Chad season 2 lands at Roku following TBS cancellation

Viewers haven't seen the last of Chad after all.

Nasim Pedrad's coming-of-age sitcom has been picked up by the Roku Channel after being canceled on the cusp of its season 2 premiere on TBS back in July. A release date has not been announced yet, but the streamer has also obtained non-exclusive rights to the first season.

"On behalf of myself and the incredible team that put such hard work and passion into creating Chad, I'm thrilled to share that the second season of this story will be told on its new home, The Roku Channel," Pedrad said in a statement. "So much of my heart is infused in this show."

Citing the ongoing protests in Iran over Mahsa Amini's death in police custody, Pedrad continued, "While I feel conflicted celebrating anything right now as the people of my homeland are in the midst of a revolution against an oppressive regime, I'm grateful to have a platform where I can talk about it. I'm grateful to be part of a diaspora of Iranians, all from various sectors, utilizing their reach and resources to help amplify the voices of the Iranian people."

Nasim Pedrad and Jake Ryan in 'Chad'
Nasim Pedrad and Jake Ryan in 'Chad'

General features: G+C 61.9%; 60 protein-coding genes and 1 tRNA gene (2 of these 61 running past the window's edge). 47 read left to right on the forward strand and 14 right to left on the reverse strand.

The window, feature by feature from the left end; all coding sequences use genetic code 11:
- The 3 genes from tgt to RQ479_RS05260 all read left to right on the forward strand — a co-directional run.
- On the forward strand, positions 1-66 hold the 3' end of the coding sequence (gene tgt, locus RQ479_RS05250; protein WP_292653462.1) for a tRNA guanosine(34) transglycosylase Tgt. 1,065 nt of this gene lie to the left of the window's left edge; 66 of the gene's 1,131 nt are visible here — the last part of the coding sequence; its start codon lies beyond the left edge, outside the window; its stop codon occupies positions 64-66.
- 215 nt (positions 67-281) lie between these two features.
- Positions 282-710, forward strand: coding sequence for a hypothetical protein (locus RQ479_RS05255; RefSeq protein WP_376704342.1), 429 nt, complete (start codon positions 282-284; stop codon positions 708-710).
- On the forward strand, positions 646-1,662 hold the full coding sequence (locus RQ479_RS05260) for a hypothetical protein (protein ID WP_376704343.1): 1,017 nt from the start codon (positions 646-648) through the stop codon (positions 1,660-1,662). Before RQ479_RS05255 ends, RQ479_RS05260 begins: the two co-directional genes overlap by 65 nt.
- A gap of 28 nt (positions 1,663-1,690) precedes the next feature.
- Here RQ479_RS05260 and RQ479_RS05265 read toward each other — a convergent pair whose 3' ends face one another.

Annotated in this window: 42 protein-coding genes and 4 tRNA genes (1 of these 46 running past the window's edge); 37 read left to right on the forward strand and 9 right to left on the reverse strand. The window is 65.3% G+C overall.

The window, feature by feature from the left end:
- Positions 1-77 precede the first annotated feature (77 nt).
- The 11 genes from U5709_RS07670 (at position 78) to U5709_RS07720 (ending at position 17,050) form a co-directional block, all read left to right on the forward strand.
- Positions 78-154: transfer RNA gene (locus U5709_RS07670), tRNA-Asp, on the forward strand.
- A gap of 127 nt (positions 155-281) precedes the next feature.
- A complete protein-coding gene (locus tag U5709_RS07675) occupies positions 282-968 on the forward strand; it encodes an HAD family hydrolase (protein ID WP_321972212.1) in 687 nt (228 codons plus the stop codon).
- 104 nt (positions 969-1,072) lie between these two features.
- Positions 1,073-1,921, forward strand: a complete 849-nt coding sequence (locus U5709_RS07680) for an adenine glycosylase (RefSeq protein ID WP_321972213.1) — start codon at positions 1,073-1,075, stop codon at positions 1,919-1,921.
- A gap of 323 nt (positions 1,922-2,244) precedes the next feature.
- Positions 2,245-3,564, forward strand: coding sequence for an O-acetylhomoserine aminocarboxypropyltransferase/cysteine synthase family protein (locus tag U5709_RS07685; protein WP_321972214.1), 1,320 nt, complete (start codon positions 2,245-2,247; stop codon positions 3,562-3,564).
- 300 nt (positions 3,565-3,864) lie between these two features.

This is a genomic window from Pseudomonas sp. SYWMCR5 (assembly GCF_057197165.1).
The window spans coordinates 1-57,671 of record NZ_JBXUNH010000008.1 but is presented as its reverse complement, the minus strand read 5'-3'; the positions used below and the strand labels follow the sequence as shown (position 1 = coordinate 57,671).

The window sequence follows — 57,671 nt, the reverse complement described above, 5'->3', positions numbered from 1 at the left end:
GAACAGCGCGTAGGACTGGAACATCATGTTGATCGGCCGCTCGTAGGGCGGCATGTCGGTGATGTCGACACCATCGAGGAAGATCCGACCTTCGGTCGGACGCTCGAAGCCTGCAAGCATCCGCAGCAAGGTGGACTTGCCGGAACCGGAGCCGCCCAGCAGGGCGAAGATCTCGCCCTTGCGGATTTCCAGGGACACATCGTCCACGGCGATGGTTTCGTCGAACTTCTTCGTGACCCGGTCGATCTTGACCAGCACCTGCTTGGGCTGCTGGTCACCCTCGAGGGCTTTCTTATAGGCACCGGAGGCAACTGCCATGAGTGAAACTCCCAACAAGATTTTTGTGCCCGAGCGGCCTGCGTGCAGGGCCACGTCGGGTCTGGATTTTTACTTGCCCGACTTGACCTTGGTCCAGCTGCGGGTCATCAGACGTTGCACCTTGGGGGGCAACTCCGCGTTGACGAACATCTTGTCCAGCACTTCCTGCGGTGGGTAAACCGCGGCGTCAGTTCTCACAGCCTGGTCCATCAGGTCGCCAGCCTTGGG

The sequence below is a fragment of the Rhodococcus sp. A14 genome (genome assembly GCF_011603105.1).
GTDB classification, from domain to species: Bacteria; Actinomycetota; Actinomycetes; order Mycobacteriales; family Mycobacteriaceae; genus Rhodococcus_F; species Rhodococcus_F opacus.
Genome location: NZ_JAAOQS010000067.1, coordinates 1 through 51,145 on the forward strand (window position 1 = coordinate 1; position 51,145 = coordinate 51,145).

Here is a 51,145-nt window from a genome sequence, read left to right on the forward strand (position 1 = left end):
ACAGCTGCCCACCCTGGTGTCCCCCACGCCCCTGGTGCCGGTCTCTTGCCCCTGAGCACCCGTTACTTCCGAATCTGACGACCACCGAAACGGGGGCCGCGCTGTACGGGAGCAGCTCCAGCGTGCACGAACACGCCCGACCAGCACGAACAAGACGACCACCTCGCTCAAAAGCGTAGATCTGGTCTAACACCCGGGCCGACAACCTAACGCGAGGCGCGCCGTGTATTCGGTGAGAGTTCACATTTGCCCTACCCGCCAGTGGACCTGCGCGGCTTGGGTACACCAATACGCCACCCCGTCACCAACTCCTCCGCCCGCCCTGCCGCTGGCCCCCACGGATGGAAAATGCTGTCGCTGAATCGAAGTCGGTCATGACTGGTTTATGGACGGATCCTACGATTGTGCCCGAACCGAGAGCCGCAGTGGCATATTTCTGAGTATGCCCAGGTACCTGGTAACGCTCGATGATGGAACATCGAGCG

Liane Hentscher/TBS Nasim Pedrad and Jake Ryan in 'Chad'

She added, "I'm especially grateful to be promoting a show that portrays an Iranian American family from a place of humor, humanity, and empathy — something I had longed for growing up."

Chad stars Pedrad (who also created the show and serves as executive producer) as the titular teen, a Persian American boy grappling with the pressures of high school, his cultural identity, and his mother's dating life. The cast also includes Saba Homayoon, Thomas Barbusca, Ella Mika, Alexa Loo, and Paul Chahidi.

The series debuted to favorable reviews in April 2021, and its initial cancellation came amid reports that TBS and TNT's new parent company Warner Bros. Discovery would no longer develop new scripted contentChad had been one of the few original scripted shows that remained on the roster following the WBD merger.

Pedrad told EW last year that people "passionately" tried to talk her out of creating a series centered on her playing an awkward teenage boy. "I'd be lying to you if I didn't say it feels like nothing short of a miracle that I'm here talking to you today with the first season under my belt," she said. "I really wanted to create something I knew I could have a lot of fun playing. And as I was coming up with the character and developing him, it was just really making me laugh."

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